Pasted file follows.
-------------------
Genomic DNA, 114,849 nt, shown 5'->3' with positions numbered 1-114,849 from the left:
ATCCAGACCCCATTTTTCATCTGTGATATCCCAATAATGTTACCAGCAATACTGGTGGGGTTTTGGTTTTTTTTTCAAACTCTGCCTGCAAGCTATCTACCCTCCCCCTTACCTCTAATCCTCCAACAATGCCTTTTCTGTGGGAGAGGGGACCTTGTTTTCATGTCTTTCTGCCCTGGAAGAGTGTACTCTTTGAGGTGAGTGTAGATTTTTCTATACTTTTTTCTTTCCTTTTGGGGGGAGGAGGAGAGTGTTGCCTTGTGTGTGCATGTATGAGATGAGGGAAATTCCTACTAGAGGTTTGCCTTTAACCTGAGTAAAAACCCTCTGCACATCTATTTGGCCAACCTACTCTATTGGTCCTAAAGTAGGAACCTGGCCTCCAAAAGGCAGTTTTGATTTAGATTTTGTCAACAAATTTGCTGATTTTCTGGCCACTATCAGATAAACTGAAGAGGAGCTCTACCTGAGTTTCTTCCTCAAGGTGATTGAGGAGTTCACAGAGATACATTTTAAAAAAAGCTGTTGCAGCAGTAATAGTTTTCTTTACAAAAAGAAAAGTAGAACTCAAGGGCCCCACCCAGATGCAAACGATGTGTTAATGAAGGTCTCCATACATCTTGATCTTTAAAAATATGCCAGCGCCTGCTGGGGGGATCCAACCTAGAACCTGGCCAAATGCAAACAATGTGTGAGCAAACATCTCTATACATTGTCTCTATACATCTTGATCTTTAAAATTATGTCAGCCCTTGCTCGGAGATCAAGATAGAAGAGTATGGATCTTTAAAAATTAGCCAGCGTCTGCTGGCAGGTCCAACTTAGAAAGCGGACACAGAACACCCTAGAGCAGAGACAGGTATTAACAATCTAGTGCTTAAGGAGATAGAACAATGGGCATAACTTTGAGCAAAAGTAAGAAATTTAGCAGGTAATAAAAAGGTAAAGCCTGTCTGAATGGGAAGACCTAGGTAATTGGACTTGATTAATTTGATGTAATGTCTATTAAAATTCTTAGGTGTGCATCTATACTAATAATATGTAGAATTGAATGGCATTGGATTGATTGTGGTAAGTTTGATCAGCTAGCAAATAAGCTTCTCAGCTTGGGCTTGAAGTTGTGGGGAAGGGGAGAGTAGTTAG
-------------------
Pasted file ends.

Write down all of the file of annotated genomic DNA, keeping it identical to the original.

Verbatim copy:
Genomic DNA, 114,849 nt, shown 5'->3' with positions numbered 1-114,849 from the left:
ATCCAGACCCCATTTTTCATCTGTGATATCCCAATAATGTTACCAGCAATACTGGTGGGGTTTTGGTTTTTTTTTCAAACTCTGCCTGCAAGCTATCTACCCTCCCCCTTACCTCTAATCCTCCAACAATGCCTTTTCTGTGGGAGAGGGGACCTTGTTTTCATGTCTTTCTGCCCTGGAAGAGTGTACTCTTTGAGGTGAGTGTAGATTTTTCTATACTTTTTTCTTTCCTTTTGGGGGGAGGAGGAGAGTGTTGCCTTGTGTGTGCATGTATGAGATGAGGGAAATTCCTACTAGAGGTTTGCCTTTAACCTGAGTAAAAACCCTCTGCACATCTATTTGGCCAACCTACTCTATTGGTCCTAAAGTAGGAACCTGGCCTCCAAAAGGCAGTTTTGATTTAGATTTTGTCAACAAATTTGCTGATTTTCTGGCCACTATCAGATAAACTGAAGAGGAGCTCTACCTGAGTTTCTTCCTCAAGGTGATTGAGGAGTTCACAGAGATACATTTTAAAAAAAGCTGTTGCAGCAGTAATAGTTTTCTTTACAAAAAGAAAAGTAGAACTCAAGGGCCCCACCCAGATGCAAACGATGTGTTAATGAAGGTCTCCATACATCTTGATCTTTAAAAATATGCCAGCGCCTGCTGGGGGGATCCAACCTAGAACCTGGCCAAATGCAAACAATGTGTGAGCAAACATCTCTATACATTGTCTCTATACATCTTGATCTTTAAAATTATGTCAGCCCTTGCTCGGAGATCAAGATAGAAGAGTATGGATCTTTAAAAATTAGCCAGCGTCTGCTGGCAGGTCCAACTTAGAAAGCGGACACAGAACACCCTAGAGCAGAGACAGGTATTAACAATCTAGTGCTTAAGGAGATAGAACAATGGGCATAACTTTGAGCAAAAGTAAGAAATTTAGCAGGTAATAAAAAGGTAAAGCCTGTCTGAATGGGAAGACCTAGGTAATTGGACTTGATTAATTTGATGTAATGTCTATTAAAATTCTTAGGTGTGCATCTATACTAATAATATGTAGAATTGAATGGCATTGGATTGATTGTGGTAAGTTTGATCAGCTAGCAAATAAGCTTCTCAGCTTGGGCTTGAAGTTGTGGGGAAGGGGAGAGTAGTTAG